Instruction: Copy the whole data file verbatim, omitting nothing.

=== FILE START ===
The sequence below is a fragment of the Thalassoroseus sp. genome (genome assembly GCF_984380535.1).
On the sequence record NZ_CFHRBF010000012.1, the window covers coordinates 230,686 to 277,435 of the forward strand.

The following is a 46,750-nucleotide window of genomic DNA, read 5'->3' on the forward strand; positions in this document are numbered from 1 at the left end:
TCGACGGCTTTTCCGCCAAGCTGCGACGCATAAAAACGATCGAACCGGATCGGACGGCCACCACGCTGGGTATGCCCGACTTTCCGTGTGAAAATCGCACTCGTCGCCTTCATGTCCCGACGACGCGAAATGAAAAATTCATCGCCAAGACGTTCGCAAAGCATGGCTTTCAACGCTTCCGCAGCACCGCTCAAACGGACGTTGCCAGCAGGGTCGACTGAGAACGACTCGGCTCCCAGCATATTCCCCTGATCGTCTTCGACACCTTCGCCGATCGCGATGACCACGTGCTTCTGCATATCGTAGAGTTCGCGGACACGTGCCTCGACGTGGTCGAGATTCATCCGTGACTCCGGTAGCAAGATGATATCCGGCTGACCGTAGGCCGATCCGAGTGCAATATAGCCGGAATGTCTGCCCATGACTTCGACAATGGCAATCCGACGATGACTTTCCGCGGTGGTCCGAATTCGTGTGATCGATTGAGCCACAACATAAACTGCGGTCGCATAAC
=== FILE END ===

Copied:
The sequence below is a fragment of the Thalassoroseus sp. genome (genome assembly GCF_984380535.1).
On the sequence record NZ_CFHRBF010000012.1, the window covers coordinates 230,686 to 277,435 of the forward strand.

The following is a 46,750-nucleotide window of genomic DNA, read 5'->3' on the forward strand; positions in this document are numbered from 1 at the left end:
TCGACGGCTTTTCCGCCAAGCTGCGACGCATAAAAACGATCGAACCGGATCGGACGGCCACCACGCTGGGTATGCCCGACTTTCCGTGTGAAAATCGCACTCGTCGCCTTCATGTCCCGACGACGCGAAATGAAAAATTCATCGCCAAGACGTTCGCAAAGCATGGCTTTCAACGCTTCCGCAGCACCGCTCAAACGGACGTTGCCAGCAGGGTCGACTGAGAACGACTCGGCTCCCAGCATATTCCCCTGATCGTCTTCGACACCTTCGCCGATCGCGATGACCACGTGCTTCTGCATATCGTAGAGTTCGCGGACACGTGCCTCGACGTGGTCGAGATTCATCCGTGACTCCGGTAGCAAGATGATATCCGGCTGACCGTAGGCCGATCCGAGTGCAATATAGCCGGAATGTCTGCCCATGACTTCGACAATGGCAATCCGACGATGACTTTCCGCGGTGGTCCGAATTCGTGTGATCGATTGAGCCACAACATAAACTGCGGTCGCATAAC